“Oh honey,” her mom patted her hand. “You don’t need to worry about me. I do have someone like that. Rachel and Michele are always here for me. I won’t be alone all the time. There is no need for you to worry.”
“There is no but about it. We’ve been through this before. I’m perfectly satisfied with it just being me. Just think of all the time I’ll have with you gone. I can do anything I want. I don’t have to chase after you, remind you to get things done, yell at you about cleaning your room or doing the laundry. Sounds like heaven to me.” She smiled.
Kat withdrew her hands. “Okay. Okay. I give up. Unlike the rest of the world you want to be an old cat lady instead of a queen with someone who loves you so much they’ll do anything you ask.”
“Well, someone has to take care of the three cats,” her mother said. “I don’t think that Belle, Earl, and Doc would do well fending for themselves. We’ve spoiled them.”
“But maybe Gavin would treat you like a queen,” Kat tried again.
“Honey, I’m too old to be anyone’s queen. Honestly, I don’t want that kind of relationship where someone is waiting on me hand and foot. I just want to live an honest life being who I am and not worry about meeting anyone’s expectations except my own.”
Kat’s phone pinged. She looked down. “Gotta take this.”
“Who is it?”
“Just a friend.” She started toward her room, already texting back.
“Kat?” Her mother walked in front to block her path.
Kat typed in a quick response. Talk to you in a minute. And sent it.
“Geez, mom. I’m eighteen. I can have a couple of private moments, can’t I?”
Her mom raised a brow. “Of course you can, but when you purposely walk away from me I know you are trying to hide something. That means you are corresponding with someone you know I’ll disapprove of.”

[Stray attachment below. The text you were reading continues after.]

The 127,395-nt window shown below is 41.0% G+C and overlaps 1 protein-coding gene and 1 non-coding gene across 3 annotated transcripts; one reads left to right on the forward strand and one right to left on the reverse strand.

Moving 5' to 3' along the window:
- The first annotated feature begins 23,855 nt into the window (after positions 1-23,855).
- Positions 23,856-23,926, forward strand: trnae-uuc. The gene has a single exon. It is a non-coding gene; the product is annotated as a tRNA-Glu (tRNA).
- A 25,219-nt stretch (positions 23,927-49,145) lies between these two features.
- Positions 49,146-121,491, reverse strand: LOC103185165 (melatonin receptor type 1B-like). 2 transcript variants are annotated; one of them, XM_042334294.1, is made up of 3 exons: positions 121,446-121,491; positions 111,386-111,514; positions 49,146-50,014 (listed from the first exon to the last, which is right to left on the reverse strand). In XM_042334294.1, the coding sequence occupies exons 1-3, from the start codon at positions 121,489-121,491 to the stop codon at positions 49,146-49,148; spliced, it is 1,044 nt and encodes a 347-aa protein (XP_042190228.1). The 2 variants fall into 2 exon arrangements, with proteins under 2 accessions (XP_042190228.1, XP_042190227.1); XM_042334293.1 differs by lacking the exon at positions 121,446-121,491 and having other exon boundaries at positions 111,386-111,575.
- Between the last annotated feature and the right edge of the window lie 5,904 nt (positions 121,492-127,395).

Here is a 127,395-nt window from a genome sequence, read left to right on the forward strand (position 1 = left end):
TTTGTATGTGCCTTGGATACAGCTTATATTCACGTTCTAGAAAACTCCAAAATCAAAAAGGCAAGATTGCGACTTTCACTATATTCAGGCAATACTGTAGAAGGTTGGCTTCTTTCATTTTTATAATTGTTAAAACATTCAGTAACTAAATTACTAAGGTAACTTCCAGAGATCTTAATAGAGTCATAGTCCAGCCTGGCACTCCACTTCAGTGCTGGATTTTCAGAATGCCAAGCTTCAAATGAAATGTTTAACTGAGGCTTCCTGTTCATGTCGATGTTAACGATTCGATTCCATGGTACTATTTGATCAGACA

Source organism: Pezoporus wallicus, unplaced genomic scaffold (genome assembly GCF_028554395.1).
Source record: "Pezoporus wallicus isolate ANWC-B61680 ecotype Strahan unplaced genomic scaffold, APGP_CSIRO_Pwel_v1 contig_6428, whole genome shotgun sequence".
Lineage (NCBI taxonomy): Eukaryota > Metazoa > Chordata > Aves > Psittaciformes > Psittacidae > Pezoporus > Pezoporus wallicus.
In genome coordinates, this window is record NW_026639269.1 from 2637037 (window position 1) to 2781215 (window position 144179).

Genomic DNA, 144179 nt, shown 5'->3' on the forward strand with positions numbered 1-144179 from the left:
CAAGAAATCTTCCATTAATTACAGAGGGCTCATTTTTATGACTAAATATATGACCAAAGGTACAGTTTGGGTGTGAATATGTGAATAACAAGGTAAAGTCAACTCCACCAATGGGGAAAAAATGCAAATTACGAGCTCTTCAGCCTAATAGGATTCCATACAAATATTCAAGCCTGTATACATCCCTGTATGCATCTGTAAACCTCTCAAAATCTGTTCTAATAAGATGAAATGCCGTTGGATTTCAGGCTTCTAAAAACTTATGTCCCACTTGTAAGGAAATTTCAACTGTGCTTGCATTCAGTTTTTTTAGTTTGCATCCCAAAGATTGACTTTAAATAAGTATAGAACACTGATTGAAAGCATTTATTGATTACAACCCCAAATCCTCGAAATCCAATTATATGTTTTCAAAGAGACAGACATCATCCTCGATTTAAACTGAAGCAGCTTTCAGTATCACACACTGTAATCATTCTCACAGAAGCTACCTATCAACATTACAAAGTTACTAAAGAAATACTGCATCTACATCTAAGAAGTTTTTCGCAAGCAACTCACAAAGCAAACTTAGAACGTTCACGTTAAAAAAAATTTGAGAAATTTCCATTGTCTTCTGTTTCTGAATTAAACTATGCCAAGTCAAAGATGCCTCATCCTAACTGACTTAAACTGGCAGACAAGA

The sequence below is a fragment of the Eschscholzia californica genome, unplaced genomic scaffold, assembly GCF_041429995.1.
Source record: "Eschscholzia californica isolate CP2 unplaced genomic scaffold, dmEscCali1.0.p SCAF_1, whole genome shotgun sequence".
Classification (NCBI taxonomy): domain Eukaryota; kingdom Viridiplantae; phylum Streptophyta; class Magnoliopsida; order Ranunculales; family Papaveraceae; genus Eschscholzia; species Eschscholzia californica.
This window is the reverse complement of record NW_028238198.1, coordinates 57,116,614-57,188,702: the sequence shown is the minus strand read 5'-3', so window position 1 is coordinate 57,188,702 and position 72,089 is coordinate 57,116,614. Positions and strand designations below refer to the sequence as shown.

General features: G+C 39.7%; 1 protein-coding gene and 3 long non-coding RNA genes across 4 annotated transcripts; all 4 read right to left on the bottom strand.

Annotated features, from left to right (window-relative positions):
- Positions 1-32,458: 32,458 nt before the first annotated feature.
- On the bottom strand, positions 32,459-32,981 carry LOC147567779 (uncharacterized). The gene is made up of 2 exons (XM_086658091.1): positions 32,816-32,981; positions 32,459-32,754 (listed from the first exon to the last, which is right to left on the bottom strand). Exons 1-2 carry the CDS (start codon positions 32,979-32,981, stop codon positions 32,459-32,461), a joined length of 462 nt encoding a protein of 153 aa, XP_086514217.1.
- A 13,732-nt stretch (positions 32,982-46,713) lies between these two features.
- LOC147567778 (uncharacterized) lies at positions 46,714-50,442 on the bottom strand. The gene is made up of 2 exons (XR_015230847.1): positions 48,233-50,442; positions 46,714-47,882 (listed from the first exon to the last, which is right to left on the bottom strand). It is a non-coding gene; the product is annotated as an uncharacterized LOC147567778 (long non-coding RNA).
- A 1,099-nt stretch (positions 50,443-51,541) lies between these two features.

“No I’m not.”
“Who is it then?”
Kat let out a breath. “It’s Ian, okay? You know the guy who saved my life in Scotland when Gavin’s Inn burned down. You approve of him don’t you?”
“Of course I do.”
“Okay then. I have to answer him. Gotta go.”
This time Kat ran to her bedroom and closed the door.
Sorry about that, she texted. It’s mom being nosy. I hear u r coming out for the summer.
Yeah. Can’t wait to c u. Ian texted back. Did you remember to get in your visa app?
Kat texted three dancing emojis.
Schools out 17 May. Gavin said our flight is 1 June.
I’m not done until June 5th, Kat texted. I think graduation is the 15th but they haven’t officially posted it yet. <big sigh>
Glad I can see you graduate, Ian texted.
Kat sent the dancing emojis again.
How are we going to get around your mom all summer?
Sneakily? Kat texted back.
Ian texted a laughing emoji.
It will be better when we’re both back here in college.
Pound. Pound. “Kat, dinner’s ready.”
Gotta go. Snoopy Mom is offering food. Can’t wait to c u.
Ian texted a beating heart emoji.
Kat smiled and texted, Me too. Then she closed her phone.
She walked toward the kitchen and smelled the garlic in the spaghetti sauce her mom made. Her stomach grumbled. “Smells soooo good, mom. Any chance we get garlic bread too?”
Her mom opened the oven and produced a plate of warm garlic bread with just the right amount of toastiness. “Ask and you shall receive.”
Kat quickly grabbed a piece and took a big bite, savoring the taste. “Mmm…mmm. This is heaven,” she said between chews.
“Be sure to get a serving of salad with your spaghetti and bread.”
Kat grabbed a plate and served up a good helping of salad and spaghetti. “You’re the best, mom. Are you sure you don’t want to come to Glasgow with me and cook for me and whoever else is in my dorm?”
Her mom laughed. “As amazing as that sounds, I think I’ll pass.”Lets Connect!. Follow me on your favorite social media sites